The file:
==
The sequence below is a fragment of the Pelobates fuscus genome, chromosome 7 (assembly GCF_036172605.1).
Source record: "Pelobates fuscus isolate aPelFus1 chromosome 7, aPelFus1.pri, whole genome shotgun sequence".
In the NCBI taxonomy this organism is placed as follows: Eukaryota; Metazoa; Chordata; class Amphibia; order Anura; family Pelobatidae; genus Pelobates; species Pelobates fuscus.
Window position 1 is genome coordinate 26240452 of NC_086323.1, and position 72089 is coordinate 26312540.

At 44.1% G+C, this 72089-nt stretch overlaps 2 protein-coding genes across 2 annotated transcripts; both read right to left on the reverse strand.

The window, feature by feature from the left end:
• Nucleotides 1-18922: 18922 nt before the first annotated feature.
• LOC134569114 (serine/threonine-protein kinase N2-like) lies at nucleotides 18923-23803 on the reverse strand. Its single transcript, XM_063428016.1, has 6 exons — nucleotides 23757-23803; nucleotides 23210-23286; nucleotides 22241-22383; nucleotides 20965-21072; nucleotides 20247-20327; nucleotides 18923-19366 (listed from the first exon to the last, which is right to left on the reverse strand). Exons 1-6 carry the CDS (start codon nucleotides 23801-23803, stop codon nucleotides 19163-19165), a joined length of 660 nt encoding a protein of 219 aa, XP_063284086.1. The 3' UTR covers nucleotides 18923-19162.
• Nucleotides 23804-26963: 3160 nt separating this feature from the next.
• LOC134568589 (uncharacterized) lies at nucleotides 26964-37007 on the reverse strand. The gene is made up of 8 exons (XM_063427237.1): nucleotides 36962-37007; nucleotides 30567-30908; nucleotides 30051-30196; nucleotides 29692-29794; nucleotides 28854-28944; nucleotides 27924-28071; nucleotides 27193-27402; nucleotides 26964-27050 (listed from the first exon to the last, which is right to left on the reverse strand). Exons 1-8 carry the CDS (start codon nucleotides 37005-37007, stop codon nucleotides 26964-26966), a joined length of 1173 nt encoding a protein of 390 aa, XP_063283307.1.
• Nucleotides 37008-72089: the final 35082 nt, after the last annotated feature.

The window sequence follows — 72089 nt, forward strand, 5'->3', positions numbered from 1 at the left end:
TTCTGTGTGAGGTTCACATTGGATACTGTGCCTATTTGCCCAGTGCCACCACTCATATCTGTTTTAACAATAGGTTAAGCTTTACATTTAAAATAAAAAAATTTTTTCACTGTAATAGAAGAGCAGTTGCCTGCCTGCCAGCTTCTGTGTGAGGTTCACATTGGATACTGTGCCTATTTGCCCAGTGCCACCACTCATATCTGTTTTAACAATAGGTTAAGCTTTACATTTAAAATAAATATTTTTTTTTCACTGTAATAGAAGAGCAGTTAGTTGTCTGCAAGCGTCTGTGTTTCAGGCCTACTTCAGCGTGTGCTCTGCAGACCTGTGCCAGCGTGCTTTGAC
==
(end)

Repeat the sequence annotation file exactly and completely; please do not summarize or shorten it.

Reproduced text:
The sequence below is a fragment of the Pelobates fuscus genome, chromosome 7 (assembly GCF_036172605.1).
Source record: "Pelobates fuscus isolate aPelFus1 chromosome 7, aPelFus1.pri, whole genome shotgun sequence".
In the NCBI taxonomy this organism is placed as follows: Eukaryota; Metazoa; Chordata; class Amphibia; order Anura; family Pelobatidae; genus Pelobates; species Pelobates fuscus.
Window position 1 is genome coordinate 26240452 of NC_086323.1, and position 72089 is coordinate 26312540.

At 44.1% G+C, this 72089-nt stretch overlaps 2 protein-coding genes across 2 annotated transcripts; both read right to left on the reverse strand.

The window, feature by feature from the left end:
• Nucleotides 1-18922: 18922 nt before the first annotated feature.
• LOC134569114 (serine/threonine-protein kinase N2-like) lies at nucleotides 18923-23803 on the reverse strand. Its single transcript, XM_063428016.1, has 6 exons — nucleotides 23757-23803; nucleotides 23210-23286; nucleotides 22241-22383; nucleotides 20965-21072; nucleotides 20247-20327; nucleotides 18923-19366 (listed from the first exon to the last, which is right to left on the reverse strand). Exons 1-6 carry the CDS (start codon nucleotides 23801-23803, stop codon nucleotides 19163-19165), a joined length of 660 nt encoding a protein of 219 aa, XP_063284086.1. The 3' UTR covers nucleotides 18923-19162.
• Nucleotides 23804-26963: 3160 nt separating this feature from the next.
• LOC134568589 (uncharacterized) lies at nucleotides 26964-37007 on the reverse strand. The gene is made up of 8 exons (XM_063427237.1): nucleotides 36962-37007; nucleotides 30567-30908; nucleotides 30051-30196; nucleotides 29692-29794; nucleotides 28854-28944; nucleotides 27924-28071; nucleotides 27193-27402; nucleotides 26964-27050 (listed from the first exon to the last, which is right to left on the reverse strand). Exons 1-8 carry the CDS (start codon nucleotides 37005-37007, stop codon nucleotides 26964-26966), a joined length of 1173 nt encoding a protein of 390 aa, XP_063283307.1.
• Nucleotides 37008-72089: the final 35082 nt, after the last annotated feature.

The window sequence follows — 72089 nt, forward strand, 5'->3', positions numbered from 1 at the left end:
TTCTGTGTGAGGTTCACATTGGATACTGTGCCTATTTGCCCAGTGCCACCACTCATATCTGTTTTAACAATAGGTTAAGCTTTACATTTAAAATAAAAAAATTTTTTCACTGTAATAGAAGAGCAGTTGCCTGCCTGCCAGCTTCTGTGTGAGGTTCACATTGGATACTGTGCCTATTTGCCCAGTGCCACCACTCATATCTGTTTTAACAATAGGTTAAGCTTTACATTTAAAATAAATATTTTTTTTTCACTGTAATAGAAGAGCAGTTAGTTGTCTGCAAGCGTCTGTGTTTCAGGCCTACTTCAGCGTGTGCTCTGCAGACCTGTGCCAGCGTGCTTTGAC